AG’s office admits flawed advice in early prison releases

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SEATTLE — The state Attorney General’s Office said Thursday it erred in 2012 when a former state attorney told the Department of Corrections that a problem with the early release of prisoners didn’t need to be addressed immediately.

A programming error led to the early release of up to 3,200 prisoners over a 13-year period because of miscalculated sentences, and at least two deaths have been tied to the early releases.

The DOC was alerted to the error in December 2012, when a victim’s family member realized a prisoner was being mistakenly released early.

Ronda Larson, an assistant attorney general at the time, advised the DOC that it wasn’t necessary to manually recalculate the sentences of other prisoners. She said waiting for a programming fix for other cases should be enough. An internal report of the incident says that Larson, who resigned in February, believed the coding error would be fixed in two months. It was delayed repeatedly for the next three years, allowing the early release of more prisoners.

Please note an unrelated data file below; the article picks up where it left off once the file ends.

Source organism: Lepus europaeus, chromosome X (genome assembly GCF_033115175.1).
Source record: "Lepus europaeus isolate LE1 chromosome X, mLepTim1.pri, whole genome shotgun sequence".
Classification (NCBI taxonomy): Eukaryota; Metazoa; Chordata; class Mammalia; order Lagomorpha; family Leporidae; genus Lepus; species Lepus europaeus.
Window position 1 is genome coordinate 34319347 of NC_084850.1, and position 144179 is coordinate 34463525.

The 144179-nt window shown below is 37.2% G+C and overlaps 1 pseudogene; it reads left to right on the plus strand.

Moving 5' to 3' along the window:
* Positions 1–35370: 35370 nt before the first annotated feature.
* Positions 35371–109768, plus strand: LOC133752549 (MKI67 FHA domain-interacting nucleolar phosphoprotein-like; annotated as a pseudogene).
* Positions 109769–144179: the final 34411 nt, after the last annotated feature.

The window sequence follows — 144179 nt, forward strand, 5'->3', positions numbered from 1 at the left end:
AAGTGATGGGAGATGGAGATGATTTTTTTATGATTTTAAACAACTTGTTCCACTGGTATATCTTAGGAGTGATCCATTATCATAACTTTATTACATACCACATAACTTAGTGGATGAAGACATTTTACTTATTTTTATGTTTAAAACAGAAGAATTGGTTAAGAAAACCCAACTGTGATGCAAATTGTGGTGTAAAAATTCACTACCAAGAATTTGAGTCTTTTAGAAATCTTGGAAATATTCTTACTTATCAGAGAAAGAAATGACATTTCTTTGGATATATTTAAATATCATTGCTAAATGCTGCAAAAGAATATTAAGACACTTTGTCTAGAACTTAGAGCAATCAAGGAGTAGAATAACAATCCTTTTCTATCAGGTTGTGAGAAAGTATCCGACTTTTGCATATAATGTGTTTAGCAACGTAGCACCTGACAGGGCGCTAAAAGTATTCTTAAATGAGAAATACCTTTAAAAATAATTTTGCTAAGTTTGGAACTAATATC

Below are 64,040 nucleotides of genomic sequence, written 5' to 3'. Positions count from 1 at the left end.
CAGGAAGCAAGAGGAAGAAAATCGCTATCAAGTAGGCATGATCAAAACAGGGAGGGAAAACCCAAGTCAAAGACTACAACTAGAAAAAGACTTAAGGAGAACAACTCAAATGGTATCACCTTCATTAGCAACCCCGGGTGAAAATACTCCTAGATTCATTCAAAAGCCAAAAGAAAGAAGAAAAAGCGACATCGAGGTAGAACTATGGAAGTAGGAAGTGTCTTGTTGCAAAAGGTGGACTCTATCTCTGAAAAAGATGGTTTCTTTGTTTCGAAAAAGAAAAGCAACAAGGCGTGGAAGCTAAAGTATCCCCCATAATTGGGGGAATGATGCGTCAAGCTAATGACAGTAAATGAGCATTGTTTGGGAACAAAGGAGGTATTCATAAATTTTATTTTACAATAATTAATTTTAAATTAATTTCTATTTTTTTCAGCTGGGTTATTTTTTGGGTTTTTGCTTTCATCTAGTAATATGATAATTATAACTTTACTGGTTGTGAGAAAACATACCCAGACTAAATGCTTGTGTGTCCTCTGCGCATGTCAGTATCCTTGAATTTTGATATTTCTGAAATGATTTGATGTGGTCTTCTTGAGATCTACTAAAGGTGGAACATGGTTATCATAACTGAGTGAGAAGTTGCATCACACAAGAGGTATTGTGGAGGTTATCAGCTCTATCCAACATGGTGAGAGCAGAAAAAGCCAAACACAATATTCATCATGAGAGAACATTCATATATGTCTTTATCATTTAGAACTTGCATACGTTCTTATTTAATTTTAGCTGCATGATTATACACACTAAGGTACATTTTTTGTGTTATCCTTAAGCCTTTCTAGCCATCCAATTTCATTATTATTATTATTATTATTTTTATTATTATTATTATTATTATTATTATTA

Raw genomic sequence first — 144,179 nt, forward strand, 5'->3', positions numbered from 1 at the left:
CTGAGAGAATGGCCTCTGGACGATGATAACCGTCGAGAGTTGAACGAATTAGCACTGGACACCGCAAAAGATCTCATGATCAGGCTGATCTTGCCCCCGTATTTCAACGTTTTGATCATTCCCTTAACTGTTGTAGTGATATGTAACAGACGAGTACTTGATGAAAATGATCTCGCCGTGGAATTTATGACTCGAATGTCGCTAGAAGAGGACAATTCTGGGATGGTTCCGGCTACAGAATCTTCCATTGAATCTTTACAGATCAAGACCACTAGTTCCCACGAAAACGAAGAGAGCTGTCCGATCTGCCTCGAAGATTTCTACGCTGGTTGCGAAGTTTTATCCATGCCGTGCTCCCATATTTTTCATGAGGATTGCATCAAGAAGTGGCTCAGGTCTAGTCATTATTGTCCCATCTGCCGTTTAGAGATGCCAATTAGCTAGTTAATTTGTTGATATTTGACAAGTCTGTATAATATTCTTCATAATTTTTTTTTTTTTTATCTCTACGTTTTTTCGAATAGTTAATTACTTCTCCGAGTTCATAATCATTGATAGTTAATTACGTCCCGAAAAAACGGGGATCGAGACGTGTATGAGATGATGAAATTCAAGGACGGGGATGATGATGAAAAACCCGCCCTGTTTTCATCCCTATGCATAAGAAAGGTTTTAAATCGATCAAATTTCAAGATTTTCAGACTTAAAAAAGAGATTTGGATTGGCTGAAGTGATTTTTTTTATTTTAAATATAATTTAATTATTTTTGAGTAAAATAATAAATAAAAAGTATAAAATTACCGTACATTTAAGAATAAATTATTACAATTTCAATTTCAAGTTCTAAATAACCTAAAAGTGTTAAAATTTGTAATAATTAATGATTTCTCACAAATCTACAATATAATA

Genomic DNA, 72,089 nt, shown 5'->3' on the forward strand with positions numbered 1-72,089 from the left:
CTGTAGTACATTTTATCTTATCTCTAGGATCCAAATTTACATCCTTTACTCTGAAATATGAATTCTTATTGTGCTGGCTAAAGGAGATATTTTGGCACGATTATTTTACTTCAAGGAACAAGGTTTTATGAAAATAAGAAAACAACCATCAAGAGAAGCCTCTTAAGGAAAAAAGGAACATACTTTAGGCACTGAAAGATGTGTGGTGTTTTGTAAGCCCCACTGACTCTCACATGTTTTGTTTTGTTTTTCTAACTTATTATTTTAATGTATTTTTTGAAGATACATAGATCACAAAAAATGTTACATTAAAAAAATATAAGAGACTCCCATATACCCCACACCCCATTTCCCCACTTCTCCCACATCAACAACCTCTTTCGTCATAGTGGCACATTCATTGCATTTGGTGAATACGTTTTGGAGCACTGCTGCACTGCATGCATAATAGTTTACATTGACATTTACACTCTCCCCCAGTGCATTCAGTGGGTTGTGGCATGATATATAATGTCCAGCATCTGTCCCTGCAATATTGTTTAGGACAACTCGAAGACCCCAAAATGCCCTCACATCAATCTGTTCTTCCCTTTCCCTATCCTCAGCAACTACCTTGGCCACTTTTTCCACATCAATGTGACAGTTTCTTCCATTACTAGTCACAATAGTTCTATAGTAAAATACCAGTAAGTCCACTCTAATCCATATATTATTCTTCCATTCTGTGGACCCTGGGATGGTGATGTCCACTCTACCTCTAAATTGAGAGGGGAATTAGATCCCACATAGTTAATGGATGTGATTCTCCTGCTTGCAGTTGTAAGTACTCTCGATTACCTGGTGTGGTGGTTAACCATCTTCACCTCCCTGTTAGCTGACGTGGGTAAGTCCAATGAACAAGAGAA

Attorney General Bob Ferguson in a letter released Thursday said the “legal advice failed the people of Washington,” and “contributed to the delay in fixing the problem.”

A software fix to the coding error was implemented in January.

The report features information from a review of records, emails and interviews with 17 current and former staff members at the attorney general’s office as well as two employees of the DOC.

Ferguson’s letter said his office will develop a “best practices” guide for providing legal advice and will ask employees to take formal training from the office on client advice.

Ferguson also said Larson’s 2012 advice was “isolated” and that no senior leadership — including then Attorney General Rob McKenna — was aware of the DOC issue.

Gov. Jay Inslee in February concluded a two-month investigation into the early releases that found a series of missteps with the DOC as well as the lack of prioritization by several employees were to blame for the agency’s failure to quickly fix the problem.

A Senate panel has also held public hearings as part of its own examination of the error.